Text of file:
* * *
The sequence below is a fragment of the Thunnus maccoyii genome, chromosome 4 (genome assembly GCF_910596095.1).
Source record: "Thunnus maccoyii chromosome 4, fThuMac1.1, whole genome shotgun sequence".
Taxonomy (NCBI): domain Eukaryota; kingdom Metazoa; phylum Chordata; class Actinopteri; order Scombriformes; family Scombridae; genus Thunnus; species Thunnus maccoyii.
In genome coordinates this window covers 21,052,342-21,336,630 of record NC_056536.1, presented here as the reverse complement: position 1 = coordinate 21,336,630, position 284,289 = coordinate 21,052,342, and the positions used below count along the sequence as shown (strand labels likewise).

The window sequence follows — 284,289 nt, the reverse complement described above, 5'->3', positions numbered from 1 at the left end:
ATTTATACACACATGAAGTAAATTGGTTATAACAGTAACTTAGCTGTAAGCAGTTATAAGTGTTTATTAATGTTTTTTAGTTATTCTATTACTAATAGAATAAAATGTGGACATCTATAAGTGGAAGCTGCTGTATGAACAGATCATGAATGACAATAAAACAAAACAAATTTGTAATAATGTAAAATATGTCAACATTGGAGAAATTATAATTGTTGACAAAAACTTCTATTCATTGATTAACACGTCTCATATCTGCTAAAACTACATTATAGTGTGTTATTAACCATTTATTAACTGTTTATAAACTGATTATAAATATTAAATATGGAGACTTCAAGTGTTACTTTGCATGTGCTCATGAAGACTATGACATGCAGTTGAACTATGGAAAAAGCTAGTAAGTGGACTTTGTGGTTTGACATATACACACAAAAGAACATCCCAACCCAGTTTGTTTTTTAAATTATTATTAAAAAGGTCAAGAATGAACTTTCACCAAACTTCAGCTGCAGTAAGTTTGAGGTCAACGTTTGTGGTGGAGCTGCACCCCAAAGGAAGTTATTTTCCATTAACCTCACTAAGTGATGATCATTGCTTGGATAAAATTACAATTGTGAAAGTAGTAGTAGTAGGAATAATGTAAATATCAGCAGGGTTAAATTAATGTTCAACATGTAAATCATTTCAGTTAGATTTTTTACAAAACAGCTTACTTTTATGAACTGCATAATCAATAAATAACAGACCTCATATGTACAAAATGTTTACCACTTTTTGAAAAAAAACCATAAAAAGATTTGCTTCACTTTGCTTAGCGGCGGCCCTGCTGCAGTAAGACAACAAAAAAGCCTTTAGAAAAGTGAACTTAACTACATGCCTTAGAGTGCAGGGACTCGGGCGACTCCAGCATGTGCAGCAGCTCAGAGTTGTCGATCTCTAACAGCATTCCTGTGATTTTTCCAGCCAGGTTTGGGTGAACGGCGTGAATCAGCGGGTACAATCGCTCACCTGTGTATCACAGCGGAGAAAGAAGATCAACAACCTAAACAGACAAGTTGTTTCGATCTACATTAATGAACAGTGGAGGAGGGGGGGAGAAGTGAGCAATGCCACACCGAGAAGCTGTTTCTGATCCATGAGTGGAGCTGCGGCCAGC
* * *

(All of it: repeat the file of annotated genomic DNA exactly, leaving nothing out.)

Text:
The sequence below is a fragment of the Thunnus maccoyii genome, chromosome 4 (genome assembly GCF_910596095.1).
Source record: "Thunnus maccoyii chromosome 4, fThuMac1.1, whole genome shotgun sequence".
Taxonomy (NCBI): domain Eukaryota; kingdom Metazoa; phylum Chordata; class Actinopteri; order Scombriformes; family Scombridae; genus Thunnus; species Thunnus maccoyii.
In genome coordinates this window covers 21,052,342-21,336,630 of record NC_056536.1, presented here as the reverse complement: position 1 = coordinate 21,336,630, position 284,289 = coordinate 21,052,342, and the positions used below count along the sequence as shown (strand labels likewise).

The window sequence follows — 284,289 nt, the reverse complement described above, 5'->3', positions numbered from 1 at the left end:
ATTTATACACACATGAAGTAAATTGGTTATAACAGTAACTTAGCTGTAAGCAGTTATAAGTGTTTATTAATGTTTTTTAGTTATTCTATTACTAATAGAATAAAATGTGGACATCTATAAGTGGAAGCTGCTGTATGAACAGATCATGAATGACAATAAAACAAAACAAATTTGTAATAATGTAAAATATGTCAACATTGGAGAAATTATAATTGTTGACAAAAACTTCTATTCATTGATTAACACGTCTCATATCTGCTAAAACTACATTATAGTGTGTTATTAACCATTTATTAACTGTTTATAAACTGATTATAAATATTAAATATGGAGACTTCAAGTGTTACTTTGCATGTGCTCATGAAGACTATGACATGCAGTTGAACTATGGAAAAAGCTAGTAAGTGGACTTTGTGGTTTGACATATACACACAAAAGAACATCCCAACCCAGTTTGTTTTTTAAATTATTATTAAAAAGGTCAAGAATGAACTTTCACCAAACTTCAGCTGCAGTAAGTTTGAGGTCAACGTTTGTGGTGGAGCTGCACCCCAAAGGAAGTTATTTTCCATTAACCTCACTAAGTGATGATCATTGCTTGGATAAAATTACAATTGTGAAAGTAGTAGTAGTAGGAATAATGTAAATATCAGCAGGGTTAAATTAATGTTCAACATGTAAATCATTTCAGTTAGATTTTTTACAAAACAGCTTACTTTTATGAACTGCATAATCAATAAATAACAGACCTCATATGTACAAAATGTTTACCACTTTTTGAAAAAAAACCATAAAAAGATTTGCTTCACTTTGCTTAGCGGCGGCCCTGCTGCAGTAAGACAACAAAAAAGCCTTTAGAAAAGTGAACTTAACTACATGCCTTAGAGTGCAGGGACTCGGGCGACTCCAGCATGTGCAGCAGCTCAGAGTTGTCGATCTCTAACAGCATTCCTGTGATTTTTCCAGCCAGGTTTGGGTGAACGGCGTGAATCAGCGGGTACAATCGCTCACCTGTGTATCACAGCGGAGAAAGAAGATCAACAACCTAAACAGACAAGTTGTTTCGATCTACATTAATGAACAGTGGAGGAGGGGGGGAGAAGTGAGCAATGCCACACCGAGAAGCTGTTTCTGATCCATGAGTGGAGCTGCGGCCAGC